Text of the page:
In light of Rep. Paul Ryan’s claim, since recanted, to have run a marathon in less than three hours (actual time: more than four hours), it might be good to go over again the factual inaccuracies in his acceptance speech on Aug. 29. Candidates may not feel they need to pay attention to fact checkers, but voters certainly do. A few examples of blatant inaccuracies in Ryan’s speech:
l Of the Simpson-Bowles deficit commission, Ryan said, “He created a new bipartisan debt commission. They came back with an urgent report. He thanked them, sent them on their way and then did exactly nothing.”
Ryan was a member of that commission. He opposed the commission’s recommendations and he convinced other Republicans on the commission to oppose the recommendations, too.
l Of the downgraded credit rating, Rep. Ryan said that the president’s time in office “began with a perfect AAA credit rating for the United States. It ends with the downgraded America.” During the summer of 2011, the White House had asked Congress to raise the debt ceiling so the government could borrow money to pay for spending that Congress had already approved. Ryan and other House Republicans refused to do so without agreement on major spending cuts. This reckless “brinkmanship” was responsible for Standard & Poor’s conclusion that our “governance and policymaking are becoming less stable, less effective and less predictable.”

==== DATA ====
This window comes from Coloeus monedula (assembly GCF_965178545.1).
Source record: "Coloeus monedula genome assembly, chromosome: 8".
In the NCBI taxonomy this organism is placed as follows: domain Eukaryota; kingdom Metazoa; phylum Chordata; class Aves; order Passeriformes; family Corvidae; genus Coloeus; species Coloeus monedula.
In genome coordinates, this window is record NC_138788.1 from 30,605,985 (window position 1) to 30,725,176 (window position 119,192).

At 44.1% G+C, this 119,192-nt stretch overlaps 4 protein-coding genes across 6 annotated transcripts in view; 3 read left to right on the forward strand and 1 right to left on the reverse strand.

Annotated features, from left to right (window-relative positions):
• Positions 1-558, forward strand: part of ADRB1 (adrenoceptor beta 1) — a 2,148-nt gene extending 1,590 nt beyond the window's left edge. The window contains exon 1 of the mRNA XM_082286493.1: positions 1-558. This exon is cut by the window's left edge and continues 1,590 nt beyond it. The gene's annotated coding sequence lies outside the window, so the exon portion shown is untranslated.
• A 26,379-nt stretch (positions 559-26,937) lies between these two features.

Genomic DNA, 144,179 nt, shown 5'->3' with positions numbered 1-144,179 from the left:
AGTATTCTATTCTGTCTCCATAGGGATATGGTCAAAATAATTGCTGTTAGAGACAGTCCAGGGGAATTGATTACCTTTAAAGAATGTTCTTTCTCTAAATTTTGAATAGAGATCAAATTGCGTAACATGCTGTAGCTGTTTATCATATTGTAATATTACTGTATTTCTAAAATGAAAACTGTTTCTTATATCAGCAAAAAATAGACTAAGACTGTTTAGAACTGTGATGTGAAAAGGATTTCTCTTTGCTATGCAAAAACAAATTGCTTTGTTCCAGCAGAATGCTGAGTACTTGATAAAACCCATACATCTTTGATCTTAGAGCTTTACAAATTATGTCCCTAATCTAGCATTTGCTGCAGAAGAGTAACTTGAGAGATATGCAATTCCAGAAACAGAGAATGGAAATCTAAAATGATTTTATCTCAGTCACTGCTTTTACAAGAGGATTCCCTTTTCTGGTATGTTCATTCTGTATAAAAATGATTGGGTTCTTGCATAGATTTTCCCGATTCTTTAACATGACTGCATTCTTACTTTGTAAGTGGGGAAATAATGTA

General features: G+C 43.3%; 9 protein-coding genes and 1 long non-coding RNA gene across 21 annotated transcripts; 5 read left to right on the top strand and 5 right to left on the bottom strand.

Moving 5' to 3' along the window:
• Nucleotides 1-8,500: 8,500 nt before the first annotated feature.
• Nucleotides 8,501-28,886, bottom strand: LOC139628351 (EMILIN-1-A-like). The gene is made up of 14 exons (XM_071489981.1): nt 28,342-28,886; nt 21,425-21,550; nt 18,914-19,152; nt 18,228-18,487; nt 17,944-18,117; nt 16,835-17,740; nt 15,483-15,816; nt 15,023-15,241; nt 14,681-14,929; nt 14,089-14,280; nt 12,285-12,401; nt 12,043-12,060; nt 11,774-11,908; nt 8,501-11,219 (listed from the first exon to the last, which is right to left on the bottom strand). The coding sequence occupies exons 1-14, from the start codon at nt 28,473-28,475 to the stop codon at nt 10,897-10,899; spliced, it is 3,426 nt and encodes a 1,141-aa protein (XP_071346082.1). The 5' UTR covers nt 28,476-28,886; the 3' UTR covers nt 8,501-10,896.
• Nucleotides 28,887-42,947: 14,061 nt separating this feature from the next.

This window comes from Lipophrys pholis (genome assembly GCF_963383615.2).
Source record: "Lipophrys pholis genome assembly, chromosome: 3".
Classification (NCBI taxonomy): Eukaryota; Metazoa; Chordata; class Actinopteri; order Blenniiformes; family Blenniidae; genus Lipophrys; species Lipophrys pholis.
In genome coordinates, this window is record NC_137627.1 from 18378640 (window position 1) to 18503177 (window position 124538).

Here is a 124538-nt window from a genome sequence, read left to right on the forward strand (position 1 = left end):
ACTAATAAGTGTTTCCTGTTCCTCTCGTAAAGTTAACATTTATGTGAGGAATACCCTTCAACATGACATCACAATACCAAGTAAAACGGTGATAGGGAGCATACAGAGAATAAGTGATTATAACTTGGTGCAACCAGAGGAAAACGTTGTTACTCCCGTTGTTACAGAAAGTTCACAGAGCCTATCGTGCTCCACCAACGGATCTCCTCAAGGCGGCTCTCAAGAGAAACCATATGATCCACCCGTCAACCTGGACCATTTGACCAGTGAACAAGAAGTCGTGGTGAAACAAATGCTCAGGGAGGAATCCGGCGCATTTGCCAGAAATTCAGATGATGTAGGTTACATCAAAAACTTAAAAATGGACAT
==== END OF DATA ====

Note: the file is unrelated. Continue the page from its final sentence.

Comments are closed.